The Germans have a saying that all good things come in threes. That was undeniably the case for us at the British Library last summer when we were treated to a visit by not one, not two…but three great Chinese writers: Nobel Laureate Mo Yan, accompanied by Yu Hua, and Su Tong.
The three writers had been invited over by Regent's Park College, University of Oxford, and had asked for a visit to London to look round our Grade I-listed St Pancras building, and see some of our most precious collections of both British and Chinese literature. Although different in their style and background, all three must surely rank as amongst the most important, and internationally fêted, living Chinese writers, and we were all thrilled to have the opportunity to spend the day with them (as, apparently, were the ever-increasing gaggle of Chinese tourists who attached themselves to our group, not quite believing their luck in chancing sight of the three writers during their visit to the Library).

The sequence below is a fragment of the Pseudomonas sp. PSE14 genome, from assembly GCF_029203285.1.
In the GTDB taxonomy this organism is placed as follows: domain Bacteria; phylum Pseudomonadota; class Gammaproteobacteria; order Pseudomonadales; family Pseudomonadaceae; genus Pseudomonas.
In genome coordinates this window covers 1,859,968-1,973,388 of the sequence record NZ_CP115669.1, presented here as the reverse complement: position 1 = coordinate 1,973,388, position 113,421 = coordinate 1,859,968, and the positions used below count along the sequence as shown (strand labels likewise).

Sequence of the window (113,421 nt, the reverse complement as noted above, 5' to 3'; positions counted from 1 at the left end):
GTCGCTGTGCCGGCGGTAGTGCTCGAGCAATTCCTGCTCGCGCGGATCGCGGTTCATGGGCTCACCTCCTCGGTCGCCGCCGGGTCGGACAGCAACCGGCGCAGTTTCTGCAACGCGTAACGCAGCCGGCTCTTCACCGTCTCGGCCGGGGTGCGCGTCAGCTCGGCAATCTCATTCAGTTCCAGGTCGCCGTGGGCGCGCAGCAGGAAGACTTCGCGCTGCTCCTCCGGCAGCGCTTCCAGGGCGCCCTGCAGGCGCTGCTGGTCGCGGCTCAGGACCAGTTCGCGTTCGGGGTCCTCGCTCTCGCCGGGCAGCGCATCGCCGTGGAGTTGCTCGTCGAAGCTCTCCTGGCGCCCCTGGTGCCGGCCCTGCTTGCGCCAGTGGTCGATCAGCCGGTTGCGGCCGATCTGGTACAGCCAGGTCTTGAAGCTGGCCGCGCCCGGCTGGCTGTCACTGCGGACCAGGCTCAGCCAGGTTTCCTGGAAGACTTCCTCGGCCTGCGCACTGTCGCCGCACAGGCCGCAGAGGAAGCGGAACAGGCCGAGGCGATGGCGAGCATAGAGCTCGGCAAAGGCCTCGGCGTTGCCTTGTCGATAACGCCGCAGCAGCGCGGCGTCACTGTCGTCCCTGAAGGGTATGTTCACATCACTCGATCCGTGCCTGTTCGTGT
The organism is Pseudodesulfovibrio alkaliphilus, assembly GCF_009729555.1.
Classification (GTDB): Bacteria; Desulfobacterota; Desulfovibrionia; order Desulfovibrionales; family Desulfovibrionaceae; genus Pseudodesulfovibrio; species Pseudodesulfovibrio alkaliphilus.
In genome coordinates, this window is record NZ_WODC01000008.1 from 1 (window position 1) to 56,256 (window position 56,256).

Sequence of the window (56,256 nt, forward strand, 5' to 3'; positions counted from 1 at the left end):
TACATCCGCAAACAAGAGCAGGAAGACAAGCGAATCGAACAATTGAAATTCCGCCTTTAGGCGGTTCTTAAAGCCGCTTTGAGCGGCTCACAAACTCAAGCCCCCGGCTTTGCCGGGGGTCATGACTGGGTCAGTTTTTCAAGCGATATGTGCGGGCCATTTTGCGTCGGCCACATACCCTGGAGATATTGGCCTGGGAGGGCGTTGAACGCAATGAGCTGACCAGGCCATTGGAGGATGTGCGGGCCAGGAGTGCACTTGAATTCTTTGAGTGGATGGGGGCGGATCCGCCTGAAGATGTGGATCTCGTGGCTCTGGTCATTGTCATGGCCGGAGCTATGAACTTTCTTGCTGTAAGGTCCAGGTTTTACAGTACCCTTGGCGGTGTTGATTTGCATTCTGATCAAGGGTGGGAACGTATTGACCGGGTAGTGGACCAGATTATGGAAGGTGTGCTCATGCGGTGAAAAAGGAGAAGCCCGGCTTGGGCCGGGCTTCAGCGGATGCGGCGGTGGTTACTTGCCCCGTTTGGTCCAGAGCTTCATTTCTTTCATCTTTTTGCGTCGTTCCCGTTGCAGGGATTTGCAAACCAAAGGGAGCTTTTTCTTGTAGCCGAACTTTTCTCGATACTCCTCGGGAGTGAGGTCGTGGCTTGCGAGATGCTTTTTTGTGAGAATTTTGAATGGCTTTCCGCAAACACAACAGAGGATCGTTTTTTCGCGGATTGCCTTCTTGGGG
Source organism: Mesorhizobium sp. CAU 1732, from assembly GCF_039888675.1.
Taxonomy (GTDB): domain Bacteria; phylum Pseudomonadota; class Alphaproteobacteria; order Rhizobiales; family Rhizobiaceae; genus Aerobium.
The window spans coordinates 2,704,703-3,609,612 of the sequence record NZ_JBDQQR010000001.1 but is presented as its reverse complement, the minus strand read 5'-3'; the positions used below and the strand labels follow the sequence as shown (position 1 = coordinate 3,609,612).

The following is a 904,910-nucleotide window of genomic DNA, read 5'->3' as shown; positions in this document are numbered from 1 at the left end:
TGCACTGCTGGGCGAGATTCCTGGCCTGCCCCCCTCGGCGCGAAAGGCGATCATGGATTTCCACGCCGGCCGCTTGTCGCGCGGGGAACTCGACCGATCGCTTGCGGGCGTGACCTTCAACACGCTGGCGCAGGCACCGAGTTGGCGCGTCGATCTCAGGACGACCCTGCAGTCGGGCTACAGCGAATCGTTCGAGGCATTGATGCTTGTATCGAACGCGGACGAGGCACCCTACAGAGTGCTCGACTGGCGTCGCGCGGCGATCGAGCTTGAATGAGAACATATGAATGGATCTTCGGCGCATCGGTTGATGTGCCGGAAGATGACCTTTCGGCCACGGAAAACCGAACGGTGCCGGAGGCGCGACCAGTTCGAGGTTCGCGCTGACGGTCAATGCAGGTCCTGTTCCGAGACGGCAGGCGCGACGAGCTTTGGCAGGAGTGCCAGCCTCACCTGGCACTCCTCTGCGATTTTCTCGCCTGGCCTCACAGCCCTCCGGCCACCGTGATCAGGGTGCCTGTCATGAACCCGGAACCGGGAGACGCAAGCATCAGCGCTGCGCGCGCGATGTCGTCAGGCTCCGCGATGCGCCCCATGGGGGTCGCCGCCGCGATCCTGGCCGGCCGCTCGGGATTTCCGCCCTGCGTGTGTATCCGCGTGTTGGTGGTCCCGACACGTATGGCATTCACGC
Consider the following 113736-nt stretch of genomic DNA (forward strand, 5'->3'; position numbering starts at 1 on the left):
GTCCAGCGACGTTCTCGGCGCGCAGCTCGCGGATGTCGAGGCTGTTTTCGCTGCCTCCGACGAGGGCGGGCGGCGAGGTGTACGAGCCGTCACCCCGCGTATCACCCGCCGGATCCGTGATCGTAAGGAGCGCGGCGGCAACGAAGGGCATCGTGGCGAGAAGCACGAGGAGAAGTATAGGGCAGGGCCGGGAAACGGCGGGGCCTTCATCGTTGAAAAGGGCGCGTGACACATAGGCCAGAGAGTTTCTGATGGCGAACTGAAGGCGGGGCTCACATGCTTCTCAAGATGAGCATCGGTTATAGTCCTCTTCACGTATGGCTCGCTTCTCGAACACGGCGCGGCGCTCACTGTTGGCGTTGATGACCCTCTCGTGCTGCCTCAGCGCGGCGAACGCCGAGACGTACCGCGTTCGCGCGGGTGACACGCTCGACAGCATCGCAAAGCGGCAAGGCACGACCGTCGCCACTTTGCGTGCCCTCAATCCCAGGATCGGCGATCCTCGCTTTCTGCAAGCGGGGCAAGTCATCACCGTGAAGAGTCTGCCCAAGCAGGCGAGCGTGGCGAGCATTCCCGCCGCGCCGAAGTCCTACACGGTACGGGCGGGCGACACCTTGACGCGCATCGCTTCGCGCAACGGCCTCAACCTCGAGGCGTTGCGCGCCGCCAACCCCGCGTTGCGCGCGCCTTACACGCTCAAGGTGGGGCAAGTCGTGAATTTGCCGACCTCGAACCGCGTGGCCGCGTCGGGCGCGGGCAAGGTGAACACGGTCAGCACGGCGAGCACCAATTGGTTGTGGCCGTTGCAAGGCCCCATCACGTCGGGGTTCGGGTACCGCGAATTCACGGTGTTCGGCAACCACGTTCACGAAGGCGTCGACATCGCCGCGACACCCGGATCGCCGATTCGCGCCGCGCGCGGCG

In this short film, see the three writers tour the British Library (or see our weibo post), and further video Q+A content with each of the three writers will follow.
And if you want to find out more about their work, you could do worse than start with: the five volumes collected in Mo Yan’s Red Sorghum, a hard-hitting, sometimes fantastical, multi-generational epic that follows a family through the struggles of Chinese history from the 1920s to the 1970s (and was filmed by Zhang Yimou); or the part-rollicking, part-ruthlessly spare (one part Henry Fielding to one part Samuel Beckett?) family chronicle of Yu Hua’s Brothers that takes in generations subsequent to those depicted in Red Sorghum; or Su Tong’s Wives and Concubines, which looks back to earlier pre-War Chinese social history, and is known for its lush cinematic adaptation (again by Zhang Yimou) under the title Raise the Red Lantern.
To find out more about some of the Library collections of British literary writers that the three Chinese authors admired, see our Chinese and English language Discovering Literature Learning website .
Jamie Andrews, British Library